Seed from these hybridized and cross-bred grapes were carefully saved and labeled, and early in the spring following planted in the smallest sized propagating pots, one seed in each. The greater number of these seeds vegetated, having the usual diversity of foliage characteristic of seedlings. Each class, or different cross, however, had strongly marked, distinguishing features. The cross between Logan and Delaware produced on many seedlings foliage intermediate between the two varieties; others more nearly resembled the Logan; and others again the Delaware. In advanced growth the wood presented the same diversity of appearance, some of the seedlings having the peculiar blackish gray-colored wood of the Logan, and others the rich red-brown of the Delaware. The seedlings, however, from the Logan crossed by the foreign varieties exhibited the most striking peculiarities, having the deeply indented, fine-lobed foliage of the foreign parent, and being so perfectly distinct from seedlings of the same variety crossed with the Delaware, as to strike at once the most casual observer. The seedlings from the Delaware crossed with the foreign Black Portugal were not less remarkable in their varied appearance from seedlings of the Delaware not hybridized. The latter vary very little from the foliage of the parent, and all have a strong family likeness; while all those produced from hybridizing with foreign varieties change their foliage in the same striking manner, having the leaves deeply lobed, and decidedly foreign in appearance.

 An interesting fact in reference to seedlings is, that their future vigor and general habits are indicated in their earliest stages of growth. Those that are weak, and puny at first never seem to lose this peculiarity; and those having blanched or imperfect foliage, observable often, even in the cotyledons, never by any treatment which I have been able to give could never be made smooth and healthy. Some, upon being planted in open ground, are attacked with oidium or mildew, and become weak and unhealthy, while others remain strong and vigorous, with fresh, thick, and glossy foliage, retaining their leaves and ripening their wood perfectly. Delicate, imperfect or unhealthy plants are at once discarded as unworthy of attention, and only those retained which seem to possess specially desirable characteristics. These remarks apply not less to natural seedlings than to hybrids or cross-breeds.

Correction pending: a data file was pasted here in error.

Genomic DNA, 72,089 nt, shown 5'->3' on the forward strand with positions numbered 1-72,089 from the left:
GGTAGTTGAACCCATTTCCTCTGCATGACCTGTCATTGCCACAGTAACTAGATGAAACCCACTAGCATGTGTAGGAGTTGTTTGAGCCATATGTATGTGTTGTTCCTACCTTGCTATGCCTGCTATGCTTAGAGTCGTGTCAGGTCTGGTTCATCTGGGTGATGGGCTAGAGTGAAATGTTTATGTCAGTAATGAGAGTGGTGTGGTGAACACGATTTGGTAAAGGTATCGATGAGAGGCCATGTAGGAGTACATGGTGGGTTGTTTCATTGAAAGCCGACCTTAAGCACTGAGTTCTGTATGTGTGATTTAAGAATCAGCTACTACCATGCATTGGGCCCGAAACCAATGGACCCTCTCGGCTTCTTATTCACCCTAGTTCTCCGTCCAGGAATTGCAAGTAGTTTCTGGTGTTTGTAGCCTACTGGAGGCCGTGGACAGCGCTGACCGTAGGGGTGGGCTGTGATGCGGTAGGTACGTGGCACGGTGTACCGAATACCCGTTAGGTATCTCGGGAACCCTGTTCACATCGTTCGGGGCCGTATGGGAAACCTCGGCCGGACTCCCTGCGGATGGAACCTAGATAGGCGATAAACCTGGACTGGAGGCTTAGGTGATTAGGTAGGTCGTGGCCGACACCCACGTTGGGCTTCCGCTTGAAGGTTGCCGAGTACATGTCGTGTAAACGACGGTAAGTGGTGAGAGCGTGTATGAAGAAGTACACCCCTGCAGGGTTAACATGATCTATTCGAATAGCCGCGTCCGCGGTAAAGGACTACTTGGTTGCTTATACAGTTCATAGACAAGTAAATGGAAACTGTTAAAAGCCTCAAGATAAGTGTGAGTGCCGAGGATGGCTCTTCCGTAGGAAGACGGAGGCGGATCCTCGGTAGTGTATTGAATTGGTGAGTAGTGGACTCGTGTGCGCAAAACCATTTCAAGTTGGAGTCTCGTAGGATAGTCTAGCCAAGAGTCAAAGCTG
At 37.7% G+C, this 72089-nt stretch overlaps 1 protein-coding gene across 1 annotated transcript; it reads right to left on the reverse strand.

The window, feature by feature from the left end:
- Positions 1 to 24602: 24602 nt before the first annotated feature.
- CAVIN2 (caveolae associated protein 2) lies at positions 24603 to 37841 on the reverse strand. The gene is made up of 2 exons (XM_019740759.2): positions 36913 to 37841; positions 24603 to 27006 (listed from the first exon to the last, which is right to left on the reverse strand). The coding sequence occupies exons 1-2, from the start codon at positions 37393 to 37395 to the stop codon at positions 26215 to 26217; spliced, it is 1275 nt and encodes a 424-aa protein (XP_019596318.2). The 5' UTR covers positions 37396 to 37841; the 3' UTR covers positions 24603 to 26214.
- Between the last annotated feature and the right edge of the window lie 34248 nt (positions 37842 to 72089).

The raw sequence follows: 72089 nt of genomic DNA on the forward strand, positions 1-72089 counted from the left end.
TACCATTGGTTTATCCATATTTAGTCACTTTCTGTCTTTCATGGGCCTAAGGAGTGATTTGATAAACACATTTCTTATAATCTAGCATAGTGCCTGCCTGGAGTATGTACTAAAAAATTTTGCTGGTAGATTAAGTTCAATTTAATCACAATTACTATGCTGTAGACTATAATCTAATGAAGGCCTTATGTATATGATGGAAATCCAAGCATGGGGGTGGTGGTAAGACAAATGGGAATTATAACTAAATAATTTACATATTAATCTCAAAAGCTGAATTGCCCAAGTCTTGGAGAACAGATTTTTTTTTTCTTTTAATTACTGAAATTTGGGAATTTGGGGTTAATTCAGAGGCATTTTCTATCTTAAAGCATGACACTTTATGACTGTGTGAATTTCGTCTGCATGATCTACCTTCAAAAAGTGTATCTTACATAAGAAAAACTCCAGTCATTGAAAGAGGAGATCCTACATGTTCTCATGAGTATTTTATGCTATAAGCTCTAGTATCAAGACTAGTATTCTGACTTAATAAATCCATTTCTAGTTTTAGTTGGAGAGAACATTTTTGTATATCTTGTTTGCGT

Of the many hybrids, seedlings and cross-breeds which I have produced but few have yet borne fruit, and of these I am not inclined to say very much, as I do not consider them sufficiently developed to warrant confident assertions or decided opinions. Some of them, I am satisfied, will never have any practical value; other I think promising. Of a few of these I will give brief descriptions.

 1st. A cross-breed of Delaware upon Logan, from Logan seed; vine, from the first, vigorous, healthy, and perfectly hardy; foliage much like the Logan; wood dark, reddish-brown, intermediate in appearance between Delaware and Logan; bloomed in 1861, but fruit buds destroyed by frosts on the 4th of May; fruited in 1862, ripened early, and before Concord, Delaware, and Logan, all growing in the same locality; color black, berry oval, medium size; bunch medium and compact, in form resembling Delaware; skin thin; flesh tender; juicy, claret-colored next to the skin; flavor as nearly as possible a mixture between that of the Logan and Delaware; not as good as the latter, but an improvement upon the former; very productive, each lateral showing three to four clusters. Should this variety improve in quality for a series of years, as is usual with seedlings, it may prove a valuable acquisition.

 2d. The same cross as the above; vine vigorous and healthy; foliage intermediate; fruit very small, black, resembling the wild frost grape, but unlike that variety, ripens early, and has a thin skin and very small seeds, proportioned to the size of the berry; in flavor pleasant, and not unlike the first described. Curious, but of no probable value.